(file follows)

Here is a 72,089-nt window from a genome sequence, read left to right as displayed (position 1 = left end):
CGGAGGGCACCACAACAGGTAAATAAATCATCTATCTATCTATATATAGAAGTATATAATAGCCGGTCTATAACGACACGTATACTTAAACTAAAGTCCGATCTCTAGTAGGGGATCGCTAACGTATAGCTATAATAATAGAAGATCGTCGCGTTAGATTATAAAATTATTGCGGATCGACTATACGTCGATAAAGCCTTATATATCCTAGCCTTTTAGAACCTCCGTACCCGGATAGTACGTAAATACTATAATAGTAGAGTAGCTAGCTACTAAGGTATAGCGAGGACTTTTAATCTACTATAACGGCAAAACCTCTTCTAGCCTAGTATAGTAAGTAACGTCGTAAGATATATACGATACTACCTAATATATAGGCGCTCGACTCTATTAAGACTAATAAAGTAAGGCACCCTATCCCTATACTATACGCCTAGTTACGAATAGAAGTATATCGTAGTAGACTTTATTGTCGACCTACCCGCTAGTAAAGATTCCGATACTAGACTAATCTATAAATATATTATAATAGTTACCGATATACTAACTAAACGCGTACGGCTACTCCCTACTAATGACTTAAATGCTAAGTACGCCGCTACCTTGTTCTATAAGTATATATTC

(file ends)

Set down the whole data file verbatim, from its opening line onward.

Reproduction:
Here is a 72,089-nt window from a genome sequence, read left to right as displayed (position 1 = left end):
CGGAGGGCACCACAACAGGTAAATAAATCATCTATCTATCTATATATAGAAGTATATAATAGCCGGTCTATAACGACACGTATACTTAAACTAAAGTCCGATCTCTAGTAGGGGATCGCTAACGTATAGCTATAATAATAGAAGATCGTCGCGTTAGATTATAAAATTATTGCGGATCGACTATACGTCGATAAAGCCTTATATATCCTAGCCTTTTAGAACCTCCGTACCCGGATAGTACGTAAATACTATAATAGTAGAGTAGCTAGCTACTAAGGTATAGCGAGGACTTTTAATCTACTATAACGGCAAAACCTCTTCTAGCCTAGTATAGTAAGTAACGTCGTAAGATATATACGATACTACCTAATATATAGGCGCTCGACTCTATTAAGACTAATAAAGTAAGGCACCCTATCCCTATACTATACGCCTAGTTACGAATAGAAGTATATCGTAGTAGACTTTATTGTCGACCTACCCGCTAGTAAAGATTCCGATACTAGACTAATCTATAAATATATTATAATAGTTACCGATATACTAACTAAACGCGTACGGCTACTCCCTACTAATGACTTAAATGCTAAGTACGCCGCTACCTTGTTCTATAAGTATATATTC